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I have a constantly running script that I output to a log file:

script.sh >> /var/log/logfile

I'd like to add a timestamp before each line that is appended to the log. Like:

Sat Sep 10 21:33:06 UTC 2011 The server has booted up. Hmmph.

Is there any jujitsu I can use?

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2  
See this questin. serverfault.com/questions/80749/…. A couple answer would apply here. –  Zoredache Sep 11 '11 at 0:43
    
For an awk/gawk solution see: stackoverflow.com/questions/21564/… –  User Nov 2 '12 at 17:31

6 Answers 6

up vote 22 down vote accepted

You can pipe the script's output through a loop that prefixes the current date and time:

./script.sh | while IFS= read -r line; do echo "$(date) $line"; done >>/var/log/logfile

If you'll be using this a lot, it's easy to make a bash function to handle the loop:

adddate() {
    while IFS= read -r line; do
        echo "$(date) $line"
    done
}

./thisscript.sh | adddate >>/var/log/logfile
./thatscript.sh | adddate >>/var/log/logfile
./theotherscript.sh | adddate >>/var/log/logfile
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+1 this is a nice solution –  Iain Sep 10 '11 at 22:17
    
What is "IFS= " for? –  Nils Sep 15 '11 at 21:15
2  
@Nils it's a trick to prevent read from trimming whitespace at the beginning and and of the line. It sets IFS (bash's Internal Field Separator, basically a list of whitespace characters) to empty for the read command. –  Gordon Davisson Sep 15 '11 at 21:43
1  
...and -r ignores the escape-character "\". This should really work in all cases - great pice of scripting. –  Nils Sep 16 '11 at 20:47
2  
@Nils it's not completely bulletproof, since some implementations of echo interpret escape sequences. If you really want it not to mess with the content (other than adding dates), replace the echo command with printf "%s %s\n" "$(date)" "$line" –  Gordon Davisson Sep 17 '11 at 2:31

You can simply echo the command outputs to the logfile. ie,

echo "`date -u` `./script.sh`" >> /var/log/logfile

It really works :)

Example:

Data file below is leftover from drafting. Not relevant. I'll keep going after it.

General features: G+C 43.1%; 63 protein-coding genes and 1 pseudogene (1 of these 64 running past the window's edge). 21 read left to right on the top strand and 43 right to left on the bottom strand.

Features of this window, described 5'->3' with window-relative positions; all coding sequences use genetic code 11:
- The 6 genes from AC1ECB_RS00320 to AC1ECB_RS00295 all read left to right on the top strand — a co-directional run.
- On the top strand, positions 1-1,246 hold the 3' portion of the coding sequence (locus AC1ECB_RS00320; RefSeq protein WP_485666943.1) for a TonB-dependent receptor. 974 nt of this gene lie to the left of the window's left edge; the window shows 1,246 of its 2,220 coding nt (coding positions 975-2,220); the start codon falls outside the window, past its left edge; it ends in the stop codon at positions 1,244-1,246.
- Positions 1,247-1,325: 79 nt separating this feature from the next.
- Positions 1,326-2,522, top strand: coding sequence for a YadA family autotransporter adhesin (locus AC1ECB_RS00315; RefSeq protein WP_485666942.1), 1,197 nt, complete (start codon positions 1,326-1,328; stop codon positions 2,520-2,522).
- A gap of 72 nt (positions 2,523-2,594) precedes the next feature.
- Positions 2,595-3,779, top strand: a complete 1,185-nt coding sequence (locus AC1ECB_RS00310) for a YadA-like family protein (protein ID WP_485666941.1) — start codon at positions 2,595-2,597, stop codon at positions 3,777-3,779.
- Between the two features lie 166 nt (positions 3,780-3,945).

[sparx@E1]$ ./script.sh 
Hello Worldy
[sparx@E1]$ echo "`date -u` `./script.sh`" >> logfile.txt
[sparx@E1]$ cat logfile.txt 
Mon Sep 12 20:18:28 UTC 2011 Hello Worldy
[sparx@E1]$ 
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Hmm isn't working for me. –  Antonius Bloch Sep 12 '11 at 19:11
    
What are you getting when you execute the command ? –  SparX Sep 12 '11 at 20:15

The date command will provide that information

date -u
Sat Sep 10 22:39:24 UTC 2011

so you can

echo $(date -u) "Some message or other"

is that what you wanted ?

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Using the date command was kind of what I had in mind, but I can't really add that to the script itself, so what I'm looking for is a way to change this line: "script.sh >> /var/log/logfile" to append the date. –  Antonius Bloch Sep 10 '11 at 21:53
    
In that case redirect the output of your script to a named pipe and have a daemon listening for output which takes the script output and adds a date before writing it to a log file. You can probably modify the script I wrote here to do this. I would do it because it interests me but it's late in the UK and I have an early start tomorrow. –  Iain Sep 10 '11 at 22:12

See "ts" from the Ubuntu "moreutils" pkg:

command | ts

Or, if $command does automatic buffering (requires expect-dev pkg):

unbuffer command | ts
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You mean like:

(date && script.sh) >> /var/log/logfile
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My god, people, everyone is doing back tick replacement, named pipes, etc. Just enclose both the date command and the script in parens! The guy who has the function has a legit case if there's multi-line output and the log needs to look pretty with the date on every line, but most of these solutions are overkill that doesn't use shell semantics. –  cjc Sep 12 '11 at 21:11
1  
That will only add the timestamp once per execution of script.sh. The OP needs a timestamp per line. –  Dave Forgac Oct 10 '12 at 14:10
    
although this doesn't answer the OP question I still found it useful info. –  User Nov 2 '12 at 20:14

Make a config.sh file

#!/usr/bin/env bash
LOGFILE="/path/to/log.log"
TIMESTAMP=`date "+%Y-%m-%d %H:%M:%S"`

When you need to send to log file use

#!/usr/bin/env bash
source /path/to/config.sh

echo "$TIMESTAMP Say what you are doing" >> $LOGFILE

do_what_you_want >> $LOGFILE

Log file will looks like

2013-02-03 18:22:30 Say what you are doing

So it will be easy to sort by date

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